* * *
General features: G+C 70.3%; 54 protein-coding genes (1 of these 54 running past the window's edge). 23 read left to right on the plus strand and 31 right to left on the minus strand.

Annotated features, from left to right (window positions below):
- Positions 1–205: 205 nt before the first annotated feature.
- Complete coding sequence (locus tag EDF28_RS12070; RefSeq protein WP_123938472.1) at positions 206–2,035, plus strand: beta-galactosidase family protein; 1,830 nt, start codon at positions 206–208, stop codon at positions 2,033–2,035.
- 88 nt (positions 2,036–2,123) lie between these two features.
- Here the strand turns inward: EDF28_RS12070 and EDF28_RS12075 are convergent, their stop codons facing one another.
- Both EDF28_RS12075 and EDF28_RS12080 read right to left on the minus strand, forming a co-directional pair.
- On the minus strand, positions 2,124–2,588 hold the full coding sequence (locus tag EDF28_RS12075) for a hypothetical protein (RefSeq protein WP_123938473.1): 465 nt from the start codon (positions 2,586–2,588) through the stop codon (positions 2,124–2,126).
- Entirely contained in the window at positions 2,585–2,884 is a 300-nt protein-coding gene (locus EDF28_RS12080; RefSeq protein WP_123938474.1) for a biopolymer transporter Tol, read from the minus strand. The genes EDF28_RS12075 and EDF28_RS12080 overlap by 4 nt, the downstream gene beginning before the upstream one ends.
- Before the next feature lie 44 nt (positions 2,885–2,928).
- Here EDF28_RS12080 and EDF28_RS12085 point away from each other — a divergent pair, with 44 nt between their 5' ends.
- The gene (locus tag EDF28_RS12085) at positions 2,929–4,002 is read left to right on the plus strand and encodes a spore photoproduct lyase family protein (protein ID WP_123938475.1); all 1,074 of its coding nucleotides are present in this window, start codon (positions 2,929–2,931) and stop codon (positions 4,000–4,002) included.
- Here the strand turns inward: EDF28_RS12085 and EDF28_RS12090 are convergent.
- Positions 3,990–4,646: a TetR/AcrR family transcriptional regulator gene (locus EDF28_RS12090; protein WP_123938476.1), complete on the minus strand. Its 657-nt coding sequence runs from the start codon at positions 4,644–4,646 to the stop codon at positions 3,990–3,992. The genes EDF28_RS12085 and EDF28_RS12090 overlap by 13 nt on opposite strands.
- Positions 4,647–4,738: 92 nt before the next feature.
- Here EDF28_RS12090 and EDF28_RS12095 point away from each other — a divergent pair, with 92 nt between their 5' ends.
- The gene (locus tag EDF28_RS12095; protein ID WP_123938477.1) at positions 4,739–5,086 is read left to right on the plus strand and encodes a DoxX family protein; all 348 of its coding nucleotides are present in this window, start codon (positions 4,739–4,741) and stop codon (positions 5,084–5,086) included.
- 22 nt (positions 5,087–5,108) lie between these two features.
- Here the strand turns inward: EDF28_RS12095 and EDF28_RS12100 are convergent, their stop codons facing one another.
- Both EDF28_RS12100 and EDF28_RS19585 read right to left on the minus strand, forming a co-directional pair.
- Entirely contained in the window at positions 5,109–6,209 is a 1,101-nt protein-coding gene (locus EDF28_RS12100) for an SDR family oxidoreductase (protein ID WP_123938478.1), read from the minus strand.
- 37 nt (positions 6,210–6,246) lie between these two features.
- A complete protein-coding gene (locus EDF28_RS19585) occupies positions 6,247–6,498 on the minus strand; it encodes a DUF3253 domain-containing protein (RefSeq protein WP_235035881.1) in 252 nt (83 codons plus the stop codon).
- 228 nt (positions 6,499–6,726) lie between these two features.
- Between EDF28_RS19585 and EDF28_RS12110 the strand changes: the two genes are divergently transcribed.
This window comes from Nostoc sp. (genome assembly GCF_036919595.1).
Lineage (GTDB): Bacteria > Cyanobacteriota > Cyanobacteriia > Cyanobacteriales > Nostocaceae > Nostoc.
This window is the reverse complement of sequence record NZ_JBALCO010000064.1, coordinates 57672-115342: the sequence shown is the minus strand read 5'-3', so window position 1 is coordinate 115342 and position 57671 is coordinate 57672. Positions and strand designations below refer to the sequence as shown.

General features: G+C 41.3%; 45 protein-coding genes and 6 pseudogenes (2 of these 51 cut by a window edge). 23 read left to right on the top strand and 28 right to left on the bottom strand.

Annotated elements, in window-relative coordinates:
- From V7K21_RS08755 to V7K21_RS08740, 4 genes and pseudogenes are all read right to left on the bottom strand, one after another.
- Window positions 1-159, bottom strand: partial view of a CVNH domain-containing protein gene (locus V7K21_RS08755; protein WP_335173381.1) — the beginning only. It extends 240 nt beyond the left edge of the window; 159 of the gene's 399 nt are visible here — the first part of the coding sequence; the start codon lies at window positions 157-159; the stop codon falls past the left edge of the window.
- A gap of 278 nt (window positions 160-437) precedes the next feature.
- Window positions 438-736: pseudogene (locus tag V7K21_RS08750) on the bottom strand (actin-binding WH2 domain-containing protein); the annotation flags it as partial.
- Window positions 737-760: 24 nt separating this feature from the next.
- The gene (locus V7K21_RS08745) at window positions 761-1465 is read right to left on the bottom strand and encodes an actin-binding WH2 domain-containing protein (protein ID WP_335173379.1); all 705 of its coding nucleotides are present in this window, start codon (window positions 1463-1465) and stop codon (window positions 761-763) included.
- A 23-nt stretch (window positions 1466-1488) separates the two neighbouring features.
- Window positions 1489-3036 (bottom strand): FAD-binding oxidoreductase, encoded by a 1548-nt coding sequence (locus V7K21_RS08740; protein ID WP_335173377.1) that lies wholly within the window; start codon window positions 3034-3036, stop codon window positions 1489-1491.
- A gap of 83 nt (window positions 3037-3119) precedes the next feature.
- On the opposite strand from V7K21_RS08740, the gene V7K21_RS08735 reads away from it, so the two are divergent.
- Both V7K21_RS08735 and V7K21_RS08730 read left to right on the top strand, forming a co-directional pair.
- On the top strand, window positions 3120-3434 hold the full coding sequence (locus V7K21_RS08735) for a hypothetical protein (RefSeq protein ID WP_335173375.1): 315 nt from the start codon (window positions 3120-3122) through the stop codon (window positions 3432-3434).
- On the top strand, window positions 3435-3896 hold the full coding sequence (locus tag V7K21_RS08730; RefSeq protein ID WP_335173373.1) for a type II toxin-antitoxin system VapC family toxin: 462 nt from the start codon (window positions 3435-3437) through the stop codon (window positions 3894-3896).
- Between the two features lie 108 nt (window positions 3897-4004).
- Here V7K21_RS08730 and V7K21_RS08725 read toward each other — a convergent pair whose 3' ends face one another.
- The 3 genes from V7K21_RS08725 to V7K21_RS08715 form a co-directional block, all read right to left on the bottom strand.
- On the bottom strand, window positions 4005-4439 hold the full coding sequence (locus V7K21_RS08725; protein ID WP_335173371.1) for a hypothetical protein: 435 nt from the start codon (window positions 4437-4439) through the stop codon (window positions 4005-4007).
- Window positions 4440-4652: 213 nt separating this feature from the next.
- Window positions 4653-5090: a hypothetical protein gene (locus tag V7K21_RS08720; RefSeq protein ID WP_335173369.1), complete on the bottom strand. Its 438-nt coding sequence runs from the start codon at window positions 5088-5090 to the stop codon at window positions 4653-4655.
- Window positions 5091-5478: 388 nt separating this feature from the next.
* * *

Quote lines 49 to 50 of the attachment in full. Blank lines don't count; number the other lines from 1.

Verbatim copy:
- Window positions 4653-5090: a hypothetical protein gene (locus tag V7K21_RS08720; RefSeq protein ID WP_335173369.1), complete on the bottom strand. Its 438-nt coding sequence runs from the start codon at window positions 5088-5090 to the stop codon at window positions 4653-4655.
- Window positions 5091-5478: 388 nt separating this feature from the next.